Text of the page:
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Stosur happy to fly under radar in defense of title

The 28-year-old Australian is the defending champion and yet hardly anyone is talking about her among the favorites to win.

Quick, name three women you think can win the U.S. Open.

Serena Williams? Maria Sharapova? Kim Clijsters?

All good, and safe, bets. But what about Samantha Stosur?

The 28-year-old Australian is the defending champion and yet hardly anyone is talking about her among the favorites to win.

“It's a new year, a new tournament,” Stosur, who beat Williams in last year's final, said after routing Petra Martic of Croatia, 6-1, 6-1 in the first match Monday in Arthur Ashe Stadium.

“Of course, you want to [repeat] but at the end of the day you can't think that. You know, that's the goal.”

Stosur, the No. 7 seed, hardly broke a sweat in taking the first 19 points of the match against Martic, a 23-year-old ranked No. 64.

With Stosur up 4-0, 40-0 in the first set, it appeared possible she might pull off just the third golden set — where the opponent doesn't win a single point — in the history of the Open Era.

“It did pop into my head for a split second,” Stosur said. “Then I hit a double fault and it was erased and I was quickly on with the next point.”

With her ability to kick her serve and generate spin off her forehand, Stosur's game is suited to the fast courts at the Open.

And she seems to thrive off the energy of the city, even if Ashe Stadium was not nearly full to capacity for her early match.

“As you are landing into JFK, I was like, it's good to be back,” she said. “Now it kind of feels exciting. You've got that bit of a buildup, and then as soon as I got here, it was just a good feeling and excitement to be back to a city that obviously brought me so much last year.”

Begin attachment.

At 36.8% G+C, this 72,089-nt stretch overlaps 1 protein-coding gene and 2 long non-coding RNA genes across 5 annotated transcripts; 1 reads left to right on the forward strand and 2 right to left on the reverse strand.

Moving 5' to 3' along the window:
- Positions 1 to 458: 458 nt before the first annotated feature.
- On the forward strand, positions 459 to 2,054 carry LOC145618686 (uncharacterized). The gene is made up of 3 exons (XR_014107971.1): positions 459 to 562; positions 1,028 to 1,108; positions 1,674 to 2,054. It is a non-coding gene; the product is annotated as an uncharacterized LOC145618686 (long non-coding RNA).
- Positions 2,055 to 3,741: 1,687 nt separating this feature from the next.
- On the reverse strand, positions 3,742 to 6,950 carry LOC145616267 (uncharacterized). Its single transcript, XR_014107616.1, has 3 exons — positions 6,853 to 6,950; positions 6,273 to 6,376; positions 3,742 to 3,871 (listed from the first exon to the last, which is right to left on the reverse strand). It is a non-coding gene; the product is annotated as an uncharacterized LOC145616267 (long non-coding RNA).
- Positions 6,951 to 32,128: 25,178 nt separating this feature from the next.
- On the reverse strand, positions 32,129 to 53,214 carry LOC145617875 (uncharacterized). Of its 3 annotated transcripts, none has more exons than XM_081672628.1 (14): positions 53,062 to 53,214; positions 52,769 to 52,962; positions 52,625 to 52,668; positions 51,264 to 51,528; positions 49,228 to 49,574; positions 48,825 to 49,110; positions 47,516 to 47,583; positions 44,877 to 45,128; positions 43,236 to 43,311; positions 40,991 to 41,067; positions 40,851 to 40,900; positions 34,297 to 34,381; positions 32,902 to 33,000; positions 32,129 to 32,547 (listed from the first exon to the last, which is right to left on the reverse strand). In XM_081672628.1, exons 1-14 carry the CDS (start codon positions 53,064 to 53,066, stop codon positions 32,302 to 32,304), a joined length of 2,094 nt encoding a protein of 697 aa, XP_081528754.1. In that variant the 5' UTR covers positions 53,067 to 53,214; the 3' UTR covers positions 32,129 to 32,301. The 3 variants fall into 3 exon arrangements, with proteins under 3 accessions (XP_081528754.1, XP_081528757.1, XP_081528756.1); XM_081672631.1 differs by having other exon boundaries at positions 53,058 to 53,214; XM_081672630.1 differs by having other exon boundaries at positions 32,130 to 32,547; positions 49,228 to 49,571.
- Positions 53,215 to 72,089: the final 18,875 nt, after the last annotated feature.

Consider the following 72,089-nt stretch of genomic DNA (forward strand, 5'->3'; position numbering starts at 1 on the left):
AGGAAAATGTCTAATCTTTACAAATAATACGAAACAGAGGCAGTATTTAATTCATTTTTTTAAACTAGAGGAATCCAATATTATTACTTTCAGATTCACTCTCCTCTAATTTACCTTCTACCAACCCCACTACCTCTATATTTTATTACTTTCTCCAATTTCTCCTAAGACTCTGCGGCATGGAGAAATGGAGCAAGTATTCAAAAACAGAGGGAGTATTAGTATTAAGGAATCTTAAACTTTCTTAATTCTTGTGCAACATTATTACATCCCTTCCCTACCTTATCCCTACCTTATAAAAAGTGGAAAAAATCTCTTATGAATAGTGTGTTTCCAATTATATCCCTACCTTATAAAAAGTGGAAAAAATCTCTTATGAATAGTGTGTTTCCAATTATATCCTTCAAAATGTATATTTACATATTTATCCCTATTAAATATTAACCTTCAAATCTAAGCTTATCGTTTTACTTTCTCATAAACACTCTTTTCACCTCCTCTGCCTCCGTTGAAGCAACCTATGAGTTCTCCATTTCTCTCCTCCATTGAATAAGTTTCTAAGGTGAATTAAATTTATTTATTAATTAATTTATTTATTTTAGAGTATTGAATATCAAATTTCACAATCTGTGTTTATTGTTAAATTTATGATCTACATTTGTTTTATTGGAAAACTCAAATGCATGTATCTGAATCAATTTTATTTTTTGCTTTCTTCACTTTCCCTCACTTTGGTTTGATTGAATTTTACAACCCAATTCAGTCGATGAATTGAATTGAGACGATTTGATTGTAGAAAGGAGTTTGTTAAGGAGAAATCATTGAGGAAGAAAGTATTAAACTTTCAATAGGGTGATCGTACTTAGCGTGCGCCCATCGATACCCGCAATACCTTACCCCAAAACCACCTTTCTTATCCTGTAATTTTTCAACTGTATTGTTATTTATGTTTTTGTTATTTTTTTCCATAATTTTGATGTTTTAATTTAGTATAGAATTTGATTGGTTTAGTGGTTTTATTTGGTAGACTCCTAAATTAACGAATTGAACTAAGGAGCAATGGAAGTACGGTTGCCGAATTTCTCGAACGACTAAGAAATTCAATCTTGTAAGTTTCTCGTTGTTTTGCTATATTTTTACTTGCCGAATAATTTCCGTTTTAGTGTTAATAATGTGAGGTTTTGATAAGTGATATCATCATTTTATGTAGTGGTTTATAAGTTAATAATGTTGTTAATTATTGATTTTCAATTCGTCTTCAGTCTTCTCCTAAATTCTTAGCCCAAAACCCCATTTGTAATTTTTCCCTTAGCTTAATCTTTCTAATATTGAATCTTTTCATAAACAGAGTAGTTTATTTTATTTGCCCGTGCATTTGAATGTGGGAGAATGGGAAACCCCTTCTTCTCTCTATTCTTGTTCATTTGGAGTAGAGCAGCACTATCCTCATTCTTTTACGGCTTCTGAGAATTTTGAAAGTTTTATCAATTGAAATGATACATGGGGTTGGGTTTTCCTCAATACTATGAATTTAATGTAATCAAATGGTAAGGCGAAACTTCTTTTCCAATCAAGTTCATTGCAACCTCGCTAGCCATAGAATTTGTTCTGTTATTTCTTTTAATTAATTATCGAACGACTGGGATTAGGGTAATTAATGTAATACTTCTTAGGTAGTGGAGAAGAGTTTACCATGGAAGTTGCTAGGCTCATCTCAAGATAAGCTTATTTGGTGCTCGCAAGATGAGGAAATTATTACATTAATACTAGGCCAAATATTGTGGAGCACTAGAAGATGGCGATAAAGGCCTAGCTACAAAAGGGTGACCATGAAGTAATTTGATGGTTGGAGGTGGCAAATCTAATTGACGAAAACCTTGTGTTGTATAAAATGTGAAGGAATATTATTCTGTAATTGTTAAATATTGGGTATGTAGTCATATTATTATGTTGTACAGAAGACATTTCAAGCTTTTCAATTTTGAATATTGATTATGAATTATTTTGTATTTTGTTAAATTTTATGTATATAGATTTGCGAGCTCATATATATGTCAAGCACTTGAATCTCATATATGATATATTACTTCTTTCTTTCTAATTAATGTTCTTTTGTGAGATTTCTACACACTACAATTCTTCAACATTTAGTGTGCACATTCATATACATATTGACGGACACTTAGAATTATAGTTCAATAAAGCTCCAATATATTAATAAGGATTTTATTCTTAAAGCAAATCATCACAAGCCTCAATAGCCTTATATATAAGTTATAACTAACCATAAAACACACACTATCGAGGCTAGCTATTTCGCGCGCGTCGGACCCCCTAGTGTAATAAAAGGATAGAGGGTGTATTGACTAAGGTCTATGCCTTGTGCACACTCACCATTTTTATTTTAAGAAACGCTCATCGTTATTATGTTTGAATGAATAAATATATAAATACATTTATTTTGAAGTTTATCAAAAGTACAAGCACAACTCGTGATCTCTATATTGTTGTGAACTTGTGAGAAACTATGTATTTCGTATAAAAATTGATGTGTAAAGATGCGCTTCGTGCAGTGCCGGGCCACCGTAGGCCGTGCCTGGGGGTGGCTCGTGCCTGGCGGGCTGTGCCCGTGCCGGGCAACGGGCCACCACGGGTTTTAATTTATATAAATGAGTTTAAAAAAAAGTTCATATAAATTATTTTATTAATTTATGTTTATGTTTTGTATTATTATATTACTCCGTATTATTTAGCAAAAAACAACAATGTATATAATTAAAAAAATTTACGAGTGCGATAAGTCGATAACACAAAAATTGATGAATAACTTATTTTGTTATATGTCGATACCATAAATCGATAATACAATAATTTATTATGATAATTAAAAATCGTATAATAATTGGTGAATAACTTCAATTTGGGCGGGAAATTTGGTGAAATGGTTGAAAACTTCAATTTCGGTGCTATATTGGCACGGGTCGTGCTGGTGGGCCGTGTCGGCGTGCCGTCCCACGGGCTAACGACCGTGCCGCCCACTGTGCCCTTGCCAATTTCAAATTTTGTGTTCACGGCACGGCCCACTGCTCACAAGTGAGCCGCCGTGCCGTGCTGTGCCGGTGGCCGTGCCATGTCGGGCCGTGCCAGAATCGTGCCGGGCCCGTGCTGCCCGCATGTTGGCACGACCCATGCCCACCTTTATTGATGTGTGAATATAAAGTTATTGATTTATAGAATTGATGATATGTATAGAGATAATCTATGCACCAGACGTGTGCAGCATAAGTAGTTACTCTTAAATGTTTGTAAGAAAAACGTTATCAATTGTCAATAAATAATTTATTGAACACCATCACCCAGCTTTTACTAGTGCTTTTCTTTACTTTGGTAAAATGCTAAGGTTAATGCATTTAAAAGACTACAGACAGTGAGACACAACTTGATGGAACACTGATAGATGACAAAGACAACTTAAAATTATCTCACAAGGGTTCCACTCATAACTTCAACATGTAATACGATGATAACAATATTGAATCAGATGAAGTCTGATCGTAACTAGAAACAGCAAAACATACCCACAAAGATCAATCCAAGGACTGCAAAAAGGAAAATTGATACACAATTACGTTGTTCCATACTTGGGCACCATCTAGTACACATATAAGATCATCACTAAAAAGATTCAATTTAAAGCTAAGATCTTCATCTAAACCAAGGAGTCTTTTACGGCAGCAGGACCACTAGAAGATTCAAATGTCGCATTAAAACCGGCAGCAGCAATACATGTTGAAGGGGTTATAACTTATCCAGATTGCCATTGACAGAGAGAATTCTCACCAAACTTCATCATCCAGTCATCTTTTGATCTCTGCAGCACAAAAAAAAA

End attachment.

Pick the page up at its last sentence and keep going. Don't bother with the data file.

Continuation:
All has not been rosy for Stosur since winning here a year ago.

She fell in the first round of her home Slam, the Australian Open, in part because of the pressure she felt as the reigning U.S. Open champ.

“For sure, you know, the Aussie Open I did freeze and it did kind of handcuff me,” she said. “Since then I haven't fallen into that trap again, so that's a positive sign.”

It probably helps Stosur that she is flying under the radar here again this year. She could face three-time Open champ Clijsters in the fourth round and, if she were to survive that, top-seed Victoria Azarenka could await in the quarterfinals.

Until then, Williams, Sharapova and Clijsters will grab most of the headlines on the women's side. And that's just fine with Stosur.

“It's a pretty hectic place sometimes so when you find that down time it's good to take it,” Stosur said.

“You're in New York, so you have to enjoy where you are.”



Follow Adam Zagoria on Twitter @AdamZagoria as he covers the U.S. Open all tournament long.

 
 
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